Adoption and a short story: Love, Crystal and Stone

Photo by Agnes Meszaros and used with permission.

As I recently announced, Neverland's Library Fantasy Anthology is now available in print. Agnes Meszaros, kindly posted pictures from her copy to her Facebook page. 

When Roger first approached me about writing for the Neverland's Library Fantasy Anthology, he told me the anthology's theme was rediscovery. The thing rediscovered could be an object, or a person, or a place--author's choice.

So I thought about my own experiences as an adoptee and wrote a story about a boy who rediscovered his history. He is left on a beach by his mother and adopted by a kind man. It's kind of sad but not so much, and like most of my stories go, it has a happy ending.

When I was growing up, I didn't have a way to express the conflicting emotions I experienced as the result of being an adoptee. Everything from impotent rage to grief passed over me as I grew up and grew older. Society imposed a rule of silence about adoption that I never understood. If being adopted meant being special, why wasn't it all right to talk about it?

As an adult, it took me years to navigate the false assumptions precipitated by laws determined to keep secrets based on unsubstantiated fears. One of the many presumptions was that to search for my birth family would be a betrayal of my adoptive family. That is like saying a parent can only love one child. There is room in my heart for both families, and I cherish what each of them have given me.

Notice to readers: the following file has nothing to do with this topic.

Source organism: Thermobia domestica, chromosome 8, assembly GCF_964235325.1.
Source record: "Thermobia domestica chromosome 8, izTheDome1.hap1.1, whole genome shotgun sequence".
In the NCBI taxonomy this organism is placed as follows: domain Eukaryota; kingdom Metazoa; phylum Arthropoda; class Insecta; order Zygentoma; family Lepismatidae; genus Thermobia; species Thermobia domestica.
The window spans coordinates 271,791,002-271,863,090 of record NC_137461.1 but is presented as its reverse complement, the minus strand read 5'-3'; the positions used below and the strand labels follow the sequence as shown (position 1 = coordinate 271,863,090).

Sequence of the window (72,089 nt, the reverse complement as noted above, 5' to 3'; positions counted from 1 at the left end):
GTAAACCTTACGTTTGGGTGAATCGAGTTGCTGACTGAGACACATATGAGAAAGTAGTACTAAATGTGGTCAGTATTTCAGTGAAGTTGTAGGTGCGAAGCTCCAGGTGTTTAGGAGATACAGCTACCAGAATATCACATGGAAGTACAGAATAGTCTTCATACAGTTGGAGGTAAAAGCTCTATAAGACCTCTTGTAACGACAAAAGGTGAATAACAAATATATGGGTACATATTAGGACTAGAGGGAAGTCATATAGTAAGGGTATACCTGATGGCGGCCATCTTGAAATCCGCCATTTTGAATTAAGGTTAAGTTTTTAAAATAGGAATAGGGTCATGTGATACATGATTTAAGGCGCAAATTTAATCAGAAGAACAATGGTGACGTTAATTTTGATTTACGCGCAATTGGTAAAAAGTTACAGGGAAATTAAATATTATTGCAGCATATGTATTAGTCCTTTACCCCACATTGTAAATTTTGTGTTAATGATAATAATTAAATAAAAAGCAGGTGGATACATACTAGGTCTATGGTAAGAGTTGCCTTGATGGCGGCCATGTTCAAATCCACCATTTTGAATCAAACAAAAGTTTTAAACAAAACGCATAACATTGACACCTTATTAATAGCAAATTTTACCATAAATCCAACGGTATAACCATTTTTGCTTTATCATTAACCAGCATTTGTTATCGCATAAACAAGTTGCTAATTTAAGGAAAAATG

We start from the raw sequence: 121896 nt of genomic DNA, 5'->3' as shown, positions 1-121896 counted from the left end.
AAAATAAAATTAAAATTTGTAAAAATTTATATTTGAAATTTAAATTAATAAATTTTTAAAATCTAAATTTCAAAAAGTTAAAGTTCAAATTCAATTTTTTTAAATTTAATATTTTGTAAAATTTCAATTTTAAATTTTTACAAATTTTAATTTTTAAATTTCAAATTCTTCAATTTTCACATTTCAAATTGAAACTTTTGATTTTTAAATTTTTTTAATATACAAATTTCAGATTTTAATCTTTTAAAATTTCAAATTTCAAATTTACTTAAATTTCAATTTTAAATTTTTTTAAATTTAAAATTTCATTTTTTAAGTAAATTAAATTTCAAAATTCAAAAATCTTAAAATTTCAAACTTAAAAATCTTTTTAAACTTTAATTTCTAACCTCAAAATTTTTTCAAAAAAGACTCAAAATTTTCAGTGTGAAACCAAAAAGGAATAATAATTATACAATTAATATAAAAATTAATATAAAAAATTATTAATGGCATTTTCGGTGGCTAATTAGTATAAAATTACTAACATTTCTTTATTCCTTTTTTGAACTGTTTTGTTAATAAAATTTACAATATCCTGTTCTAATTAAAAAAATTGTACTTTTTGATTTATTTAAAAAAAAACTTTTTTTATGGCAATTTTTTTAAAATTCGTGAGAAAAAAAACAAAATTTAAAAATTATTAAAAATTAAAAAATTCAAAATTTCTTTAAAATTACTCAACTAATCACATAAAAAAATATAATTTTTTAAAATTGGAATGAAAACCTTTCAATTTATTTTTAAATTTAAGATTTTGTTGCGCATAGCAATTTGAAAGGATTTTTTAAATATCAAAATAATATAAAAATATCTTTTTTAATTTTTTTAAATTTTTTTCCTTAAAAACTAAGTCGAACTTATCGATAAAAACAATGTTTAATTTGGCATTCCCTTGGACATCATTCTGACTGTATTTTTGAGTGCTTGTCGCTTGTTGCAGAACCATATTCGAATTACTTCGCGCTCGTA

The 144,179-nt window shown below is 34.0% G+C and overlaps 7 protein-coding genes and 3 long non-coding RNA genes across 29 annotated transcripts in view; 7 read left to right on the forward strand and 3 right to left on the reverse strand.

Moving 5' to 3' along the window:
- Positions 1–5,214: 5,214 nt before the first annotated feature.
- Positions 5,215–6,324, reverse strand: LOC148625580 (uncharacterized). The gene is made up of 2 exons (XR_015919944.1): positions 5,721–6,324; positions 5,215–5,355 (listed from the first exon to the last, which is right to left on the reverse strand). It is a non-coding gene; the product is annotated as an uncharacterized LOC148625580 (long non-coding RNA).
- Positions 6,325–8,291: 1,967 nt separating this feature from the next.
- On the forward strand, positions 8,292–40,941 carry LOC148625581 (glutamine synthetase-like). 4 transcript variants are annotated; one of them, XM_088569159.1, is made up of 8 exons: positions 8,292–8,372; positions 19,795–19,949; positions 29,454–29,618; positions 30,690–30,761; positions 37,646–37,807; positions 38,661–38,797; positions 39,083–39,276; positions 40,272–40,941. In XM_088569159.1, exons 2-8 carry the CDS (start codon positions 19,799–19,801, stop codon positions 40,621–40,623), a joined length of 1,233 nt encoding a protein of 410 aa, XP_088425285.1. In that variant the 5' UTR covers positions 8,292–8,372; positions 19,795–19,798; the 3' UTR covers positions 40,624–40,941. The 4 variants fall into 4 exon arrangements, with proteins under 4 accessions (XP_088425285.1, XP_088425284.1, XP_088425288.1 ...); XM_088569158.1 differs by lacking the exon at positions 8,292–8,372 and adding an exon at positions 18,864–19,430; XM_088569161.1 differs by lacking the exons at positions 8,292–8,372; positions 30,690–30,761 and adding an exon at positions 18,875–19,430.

And that is what "Love, Crystal and Stone" is about. Alejandro is left on a beach where his adoptive father finds him. The story is about Alejandro finding out the truth of his birth and how he reconciles his love for his mother with his love for his adoptive father. Both families have given him the skills to survive and to help others.

The truth brings understanding and acceptance.

And there are dragons.

Because every good story needs at least one.